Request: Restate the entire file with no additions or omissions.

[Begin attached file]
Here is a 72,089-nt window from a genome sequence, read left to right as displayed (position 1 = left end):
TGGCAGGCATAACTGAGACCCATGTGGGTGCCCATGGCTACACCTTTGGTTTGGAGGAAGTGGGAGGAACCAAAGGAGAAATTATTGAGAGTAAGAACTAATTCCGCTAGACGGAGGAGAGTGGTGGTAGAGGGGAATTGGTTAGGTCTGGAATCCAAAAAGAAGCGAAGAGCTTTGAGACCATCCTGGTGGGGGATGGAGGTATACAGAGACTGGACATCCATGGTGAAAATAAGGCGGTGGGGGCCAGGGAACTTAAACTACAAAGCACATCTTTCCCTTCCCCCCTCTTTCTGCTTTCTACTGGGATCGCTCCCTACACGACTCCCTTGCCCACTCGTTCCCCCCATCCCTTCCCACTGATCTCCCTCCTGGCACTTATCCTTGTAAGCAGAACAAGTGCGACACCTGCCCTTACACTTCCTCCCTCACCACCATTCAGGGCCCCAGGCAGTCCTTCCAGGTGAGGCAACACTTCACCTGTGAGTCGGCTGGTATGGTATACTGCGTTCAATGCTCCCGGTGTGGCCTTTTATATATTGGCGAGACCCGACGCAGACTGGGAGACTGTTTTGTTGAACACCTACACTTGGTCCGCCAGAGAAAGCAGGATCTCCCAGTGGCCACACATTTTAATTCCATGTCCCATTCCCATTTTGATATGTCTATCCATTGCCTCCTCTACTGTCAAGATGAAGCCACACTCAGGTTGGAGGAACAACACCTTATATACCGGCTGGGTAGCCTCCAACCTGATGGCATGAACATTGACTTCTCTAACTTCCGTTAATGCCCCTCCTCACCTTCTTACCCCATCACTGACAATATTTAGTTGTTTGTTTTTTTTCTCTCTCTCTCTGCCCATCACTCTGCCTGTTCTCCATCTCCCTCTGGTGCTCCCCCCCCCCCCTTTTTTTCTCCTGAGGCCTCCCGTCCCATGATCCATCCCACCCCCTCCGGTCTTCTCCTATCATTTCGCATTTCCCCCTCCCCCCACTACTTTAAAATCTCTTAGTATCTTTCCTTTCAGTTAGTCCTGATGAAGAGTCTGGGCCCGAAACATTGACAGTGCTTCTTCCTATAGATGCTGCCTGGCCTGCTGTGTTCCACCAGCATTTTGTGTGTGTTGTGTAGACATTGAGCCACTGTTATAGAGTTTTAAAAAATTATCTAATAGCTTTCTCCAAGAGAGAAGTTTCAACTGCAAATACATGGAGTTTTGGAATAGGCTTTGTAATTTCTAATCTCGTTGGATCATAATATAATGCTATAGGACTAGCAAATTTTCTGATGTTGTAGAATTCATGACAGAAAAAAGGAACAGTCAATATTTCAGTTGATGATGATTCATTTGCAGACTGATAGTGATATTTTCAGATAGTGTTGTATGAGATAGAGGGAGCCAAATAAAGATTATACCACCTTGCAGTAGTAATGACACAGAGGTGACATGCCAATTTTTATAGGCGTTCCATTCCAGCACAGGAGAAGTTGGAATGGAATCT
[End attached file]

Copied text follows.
Here is a 72,089-nt window from a genome sequence, read left to right as displayed (position 1 = left end):
TGGCAGGCATAACTGAGACCCATGTGGGTGCCCATGGCTACACCTTTGGTTTGGAGGAAGTGGGAGGAACCAAAGGAGAAATTATTGAGAGTAAGAACTAATTCCGCTAGACGGAGGAGAGTGGTGGTAGAGGGGAATTGGTTAGGTCTGGAATCCAAAAAGAAGCGAAGAGCTTTGAGACCATCCTGGTGGGGGATGGAGGTATACAGAGACTGGACATCCATGGTGAAAATAAGGCGGTGGGGGCCAGGGAACTTAAACTACAAAGCACATCTTTCCCTTCCCCCCTCTTTCTGCTTTCTACTGGGATCGCTCCCTACACGACTCCCTTGCCCACTCGTTCCCCCCATCCCTTCCCACTGATCTCCCTCCTGGCACTTATCCTTGTAAGCAGAACAAGTGCGACACCTGCCCTTACACTTCCTCCCTCACCACCATTCAGGGCCCCAGGCAGTCCTTCCAGGTGAGGCAACACTTCACCTGTGAGTCGGCTGGTATGGTATACTGCGTTCAATGCTCCCGGTGTGGCCTTTTATATATTGGCGAGACCCGACGCAGACTGGGAGACTGTTTTGTTGAACACCTACACTTGGTCCGCCAGAGAAAGCAGGATCTCCCAGTGGCCACACATTTTAATTCCATGTCCCATTCCCATTTTGATATGTCTATCCATTGCCTCCTCTACTGTCAAGATGAAGCCACACTCAGGTTGGAGGAACAACACCTTATATACCGGCTGGGTAGCCTCCAACCTGATGGCATGAACATTGACTTCTCTAACTTCCGTTAATGCCCCTCCTCACCTTCTTACCCCATCACTGACAATATTTAGTTGTTTGTTTTTTTTCTCTCTCTCTCTGCCCATCACTCTGCCTGTTCTCCATCTCCCTCTGGTGCTCCCCCCCCCCCCTTTTTTTCTCCTGAGGCCTCCCGTCCCATGATCCATCCCACCCCCTCCGGTCTTCTCCTATCATTTCGCATTTCCCCCTCCCCCCACTACTTTAAAATCTCTTAGTATCTTTCCTTTCAGTTAGTCCTGATGAAGAGTCTGGGCCCGAAACATTGACAGTGCTTCTTCCTATAGATGCTGCCTGGCCTGCTGTGTTCCACCAGCATTTTGTGTGTGTTGTGTAGACATTGAGCCACTGTTATAGAGTTTTAAAAAATTATCTAATAGCTTTCTCCAAGAGAGAAGTTTCAACTGCAAATACATGGAGTTTTGGAATAGGCTTTGTAATTTCTAATCTCGTTGGATCATAATATAATGCTATAGGACTAGCAAATTTTCTGATGTTGTAGAATTCATGACAGAAAAAAGGAACAGTCAATATTTCAGTTGATGATGATTCATTTGCAGACTGATAGTGATATTTTCAGATAGTGTTGTATGAGATAGAGGGAGCCAAATAAAGATTATACCACCTTGCAGTAGTAATGACACAGAGGTGACATGCCAATTTTTATAGGCGTTCCATTCCAGCACAGGAGAAGTTGGAATGGAATCT